Submitted manuscripts should not have been published previously, nor be under consideration for publication elsewhere (except conference proceedings papers). All manuscripts are thoroughly refereed through a double-blind peer-review process. A guide for authors and other relevant information for submission of manuscripts is available on the Instructions for Authors page. Toxins is an international peer-reviewed open access monthly journal published by MDPI.

Please visit the Instructions for Authors page before submitting a manuscript. The Article Processing Charge (APC) for publication in this open access journal is 2400 CHF (Swiss Francs). Submitted papers should be well formatted and use good English. Authors may use MDPI's English editing service prior to publication or during author revisions.

Keywords

  • anti-virulence therapy
  • bacterial pore-forming toxins
  • monoclonal antibodies
  • toxin expression regulation

Published Papers (1 paper)

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Research

Article
A Novel and Efficient High-Yield Method for Preparing Bacterial Ghosts
Toxins 2021, 13(6), 420; https://0-doi-org.brum.beds.ac.uk/10.3390/toxins13060420 - 13 Jun 2021
Viewed by 931
Abstract
Bacterial ghosts (BGs) are empty cell envelopes possessing native extracellular structures without a cytoplasm and genetic materials. BGs are proposed to have significant prospects in biomedical research as vaccines or delivery carriers. The applications of BGs are often limited by inefficient bacterial lysis [...] Read more.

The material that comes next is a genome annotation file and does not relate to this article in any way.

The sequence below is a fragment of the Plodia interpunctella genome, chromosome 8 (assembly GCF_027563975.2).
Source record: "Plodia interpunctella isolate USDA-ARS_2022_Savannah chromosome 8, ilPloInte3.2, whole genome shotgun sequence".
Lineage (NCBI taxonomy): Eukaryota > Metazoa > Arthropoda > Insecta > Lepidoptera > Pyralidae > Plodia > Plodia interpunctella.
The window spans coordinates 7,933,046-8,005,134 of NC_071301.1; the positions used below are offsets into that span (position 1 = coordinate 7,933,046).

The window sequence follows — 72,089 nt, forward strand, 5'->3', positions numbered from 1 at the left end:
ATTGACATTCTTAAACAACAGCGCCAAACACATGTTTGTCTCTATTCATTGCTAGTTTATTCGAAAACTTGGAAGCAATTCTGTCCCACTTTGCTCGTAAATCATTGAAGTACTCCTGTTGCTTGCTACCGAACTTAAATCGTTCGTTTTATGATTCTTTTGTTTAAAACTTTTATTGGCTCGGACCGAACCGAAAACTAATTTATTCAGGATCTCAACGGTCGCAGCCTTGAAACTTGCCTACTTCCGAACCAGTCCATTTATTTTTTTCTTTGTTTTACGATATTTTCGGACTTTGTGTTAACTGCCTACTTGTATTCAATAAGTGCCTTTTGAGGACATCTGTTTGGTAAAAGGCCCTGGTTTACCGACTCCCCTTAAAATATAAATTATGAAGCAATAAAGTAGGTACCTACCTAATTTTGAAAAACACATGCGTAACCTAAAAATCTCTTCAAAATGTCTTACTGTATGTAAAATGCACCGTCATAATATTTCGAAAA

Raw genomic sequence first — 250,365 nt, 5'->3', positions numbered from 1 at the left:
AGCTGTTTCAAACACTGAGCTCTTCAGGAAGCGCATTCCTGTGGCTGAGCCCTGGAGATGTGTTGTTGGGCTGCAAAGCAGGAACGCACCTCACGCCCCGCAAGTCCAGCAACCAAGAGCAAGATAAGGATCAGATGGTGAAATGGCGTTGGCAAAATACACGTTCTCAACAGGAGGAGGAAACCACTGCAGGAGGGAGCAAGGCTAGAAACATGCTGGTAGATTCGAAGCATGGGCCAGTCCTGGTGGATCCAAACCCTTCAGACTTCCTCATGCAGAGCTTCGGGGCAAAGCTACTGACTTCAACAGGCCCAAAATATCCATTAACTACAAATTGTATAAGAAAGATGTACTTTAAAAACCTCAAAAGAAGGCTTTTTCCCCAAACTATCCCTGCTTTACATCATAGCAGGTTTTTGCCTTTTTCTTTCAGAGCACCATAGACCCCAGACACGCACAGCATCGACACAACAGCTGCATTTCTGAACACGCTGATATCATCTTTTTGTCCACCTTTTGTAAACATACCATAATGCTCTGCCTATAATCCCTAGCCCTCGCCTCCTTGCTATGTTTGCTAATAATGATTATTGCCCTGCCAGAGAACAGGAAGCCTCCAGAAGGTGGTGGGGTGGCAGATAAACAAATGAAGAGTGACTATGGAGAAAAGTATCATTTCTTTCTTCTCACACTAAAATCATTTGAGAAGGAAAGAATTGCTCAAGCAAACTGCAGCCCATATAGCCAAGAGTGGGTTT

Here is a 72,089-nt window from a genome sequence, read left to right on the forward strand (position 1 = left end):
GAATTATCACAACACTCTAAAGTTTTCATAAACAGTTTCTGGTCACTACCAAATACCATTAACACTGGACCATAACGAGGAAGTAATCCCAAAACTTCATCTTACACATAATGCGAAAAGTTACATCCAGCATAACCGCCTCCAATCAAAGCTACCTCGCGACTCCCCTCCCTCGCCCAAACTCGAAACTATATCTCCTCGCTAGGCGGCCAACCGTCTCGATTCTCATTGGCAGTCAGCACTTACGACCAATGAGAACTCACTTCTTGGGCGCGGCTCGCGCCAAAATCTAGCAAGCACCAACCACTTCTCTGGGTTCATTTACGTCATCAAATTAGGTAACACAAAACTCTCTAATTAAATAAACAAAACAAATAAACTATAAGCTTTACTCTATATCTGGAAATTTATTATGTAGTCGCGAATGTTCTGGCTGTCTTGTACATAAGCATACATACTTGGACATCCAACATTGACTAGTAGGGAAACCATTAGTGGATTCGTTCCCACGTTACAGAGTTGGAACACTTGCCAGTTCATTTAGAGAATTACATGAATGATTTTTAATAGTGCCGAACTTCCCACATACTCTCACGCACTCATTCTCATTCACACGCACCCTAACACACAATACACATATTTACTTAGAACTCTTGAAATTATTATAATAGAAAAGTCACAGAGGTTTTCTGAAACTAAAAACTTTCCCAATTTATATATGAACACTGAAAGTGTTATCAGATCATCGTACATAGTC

Bacterial ghosts (BGs) are empty cell envelopes possessing native extracellular structures without a cytoplasm and genetic materials. BGs are proposed to have significant prospects in biomedical research as vaccines or delivery carriers. The applications of BGs are often limited by inefficient bacterial lysis and a low yield. To solve these problems, we compared the lysis efficiency of the wild-type protein E (EW) from phage ΦX174 and the screened mutant protein E (EM) in the Escherichia coli BL21(DE3) strain. The results show that the lysis efficiency mediated by protein EM was improved. The implementation of the pLysS plasmid allowed nearly 100% lysis efficiency, with a high initial cell density as high as OD600 = 2.0, which was higher compared to the commonly used BG preparation method. The results of Western blot analysis and immunofluorescence indicate that the expression level of protein EM was significantly higher than that of the non-pLysS plasmid. High-quality BGs were observed by SEM and TEM. To verify the applicability of this method in other bacteria, the T7 RNA polymerase expression system was successfully constructed in Salmonella enterica (S. Enterica, SE). A pET vector containing EM and pLysS were introduced to obtain high-quality SE ghosts which could provide efficient protection for humans and animals. This paper describes a novel and commonly used method to produce high-quality BGs on a large scale for the first time. Full article
(This article belongs to the Special Issue Bacterial Pore-Forming Toxin)